Marcel Schwierin

Marcel Schwierin is a curator, filmmaker, and Co-director of the Edith-Russ-Haus for Media Art in Oldenburg. He has regularly curated for the Werkleitz Biennale, the Goethe-Institut, and the International Short Film Festival Oberhausen, among others. From 2010 to 2015, he was Curator of Film and Video for transmediale in Berlin.

  • Zach Blas

    Zach Blas

    Unknown Ideals

    Edit Molnár and Marcel Schwierin

    On artist Zach Blas's wide-ranging practice that scrutinizes the relationship between digital technologies and the cultures and politics that animate them.

    Zach Blas: Unknown Ideals offers an inquiry into Zach Blas's singular practice, exemplary among his generation of digital artists, through a series of newly commissioned essays by Alexander R. Galloway, Pamela M. Lee, Mahan Moalemi, Kris Paulsen, and Marc Siegel; an interview with Ovül Durmuşoğlu; and writings by the artist himself. These insightful contributions expand on the technological, queer, filmic, and cultural inquiries that comprise the rich world of Blas's practice.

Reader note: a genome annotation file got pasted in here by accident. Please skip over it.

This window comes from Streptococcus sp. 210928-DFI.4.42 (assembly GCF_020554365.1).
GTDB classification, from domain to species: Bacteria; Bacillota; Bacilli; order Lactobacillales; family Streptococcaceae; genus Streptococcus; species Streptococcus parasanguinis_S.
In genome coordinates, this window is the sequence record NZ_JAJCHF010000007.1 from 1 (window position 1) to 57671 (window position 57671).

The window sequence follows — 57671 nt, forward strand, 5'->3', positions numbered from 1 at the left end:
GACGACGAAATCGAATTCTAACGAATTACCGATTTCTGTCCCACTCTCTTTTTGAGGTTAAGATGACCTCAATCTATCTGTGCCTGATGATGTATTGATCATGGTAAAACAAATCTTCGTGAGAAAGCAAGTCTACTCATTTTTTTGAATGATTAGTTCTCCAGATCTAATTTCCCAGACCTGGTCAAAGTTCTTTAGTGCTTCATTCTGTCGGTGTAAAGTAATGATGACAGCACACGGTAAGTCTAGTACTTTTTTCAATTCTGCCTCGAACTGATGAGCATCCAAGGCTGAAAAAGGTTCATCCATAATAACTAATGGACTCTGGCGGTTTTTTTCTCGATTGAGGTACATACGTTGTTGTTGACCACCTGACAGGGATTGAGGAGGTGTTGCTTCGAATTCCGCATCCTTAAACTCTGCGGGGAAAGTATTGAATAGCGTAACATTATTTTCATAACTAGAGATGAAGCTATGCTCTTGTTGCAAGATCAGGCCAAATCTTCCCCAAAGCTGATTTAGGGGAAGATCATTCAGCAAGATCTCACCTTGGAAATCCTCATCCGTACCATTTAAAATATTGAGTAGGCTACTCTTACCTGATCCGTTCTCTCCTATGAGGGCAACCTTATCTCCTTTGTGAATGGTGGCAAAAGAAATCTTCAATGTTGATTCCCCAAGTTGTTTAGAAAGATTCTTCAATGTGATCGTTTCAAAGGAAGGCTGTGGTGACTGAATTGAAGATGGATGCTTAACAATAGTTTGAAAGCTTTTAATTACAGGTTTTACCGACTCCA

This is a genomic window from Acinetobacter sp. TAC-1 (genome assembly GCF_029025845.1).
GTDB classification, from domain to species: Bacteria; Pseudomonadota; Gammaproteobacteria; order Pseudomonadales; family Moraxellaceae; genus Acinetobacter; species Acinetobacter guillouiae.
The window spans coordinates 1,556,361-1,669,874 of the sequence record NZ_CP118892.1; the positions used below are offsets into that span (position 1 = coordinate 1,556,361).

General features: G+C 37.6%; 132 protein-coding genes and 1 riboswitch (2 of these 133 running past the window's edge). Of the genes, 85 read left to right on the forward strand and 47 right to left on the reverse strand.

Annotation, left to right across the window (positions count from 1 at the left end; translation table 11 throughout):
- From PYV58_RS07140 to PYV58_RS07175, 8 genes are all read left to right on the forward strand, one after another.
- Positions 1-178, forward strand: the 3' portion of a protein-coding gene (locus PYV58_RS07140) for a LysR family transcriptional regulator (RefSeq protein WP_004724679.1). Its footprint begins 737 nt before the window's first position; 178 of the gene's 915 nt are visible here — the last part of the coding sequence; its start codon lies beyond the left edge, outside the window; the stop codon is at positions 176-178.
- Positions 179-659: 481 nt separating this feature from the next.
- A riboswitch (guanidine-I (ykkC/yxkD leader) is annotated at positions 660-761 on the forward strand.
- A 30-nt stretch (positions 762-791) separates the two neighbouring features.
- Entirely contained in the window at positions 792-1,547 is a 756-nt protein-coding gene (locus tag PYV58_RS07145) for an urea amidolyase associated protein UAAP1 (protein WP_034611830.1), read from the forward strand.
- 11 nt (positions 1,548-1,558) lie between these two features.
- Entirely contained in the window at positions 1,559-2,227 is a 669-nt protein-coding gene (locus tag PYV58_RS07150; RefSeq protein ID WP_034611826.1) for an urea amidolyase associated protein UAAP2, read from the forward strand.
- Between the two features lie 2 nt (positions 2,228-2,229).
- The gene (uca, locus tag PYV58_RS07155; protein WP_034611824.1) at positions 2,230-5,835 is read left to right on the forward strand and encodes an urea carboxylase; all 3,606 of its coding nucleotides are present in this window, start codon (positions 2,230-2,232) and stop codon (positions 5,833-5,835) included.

Across his works, Blas closely engages the materiality of digital technologies while also drawing out the philosophies and imaginaries lurking in artificial intelligence, the internet, predictive policing, airport security, biometric recognition, and biological warfare. Blas embraces the media of computation, video, sculpture, and music in his installations that sharply confront biometric surveillance, the cult of optimization, and the reification of data bodies. 

    Blas uses research-based practices to scrutinize the relationship between digital technologies and the cultures and politics that animate them. Critical of today's corporate internet giants and their ideological fascination with Ayn Rand, Blas extensively considers the beliefs, desires, fantasies, histories, and symbols latent in technical systems, but he also dwells on the horizons and edges, or what he calls the “outside,” of dominant power structures. Reclaiming Ayn Rand's phrase the “unknown ideal,” Blas points to both liberatory potentialities and political challenges of the present: he imagines a proliferation of “unknown ideals” in order to dispute Rand's vision of the future. Refusing technological determinism, Blas's work makes space for escape through its celebration of queer ideality.

    • Paperback $37.95
  • Roee Rosen

    Roee Rosen

    Live and Die as Eva Braun and Other Intimate Stories

    Edit Molnár and Marcel Schwierin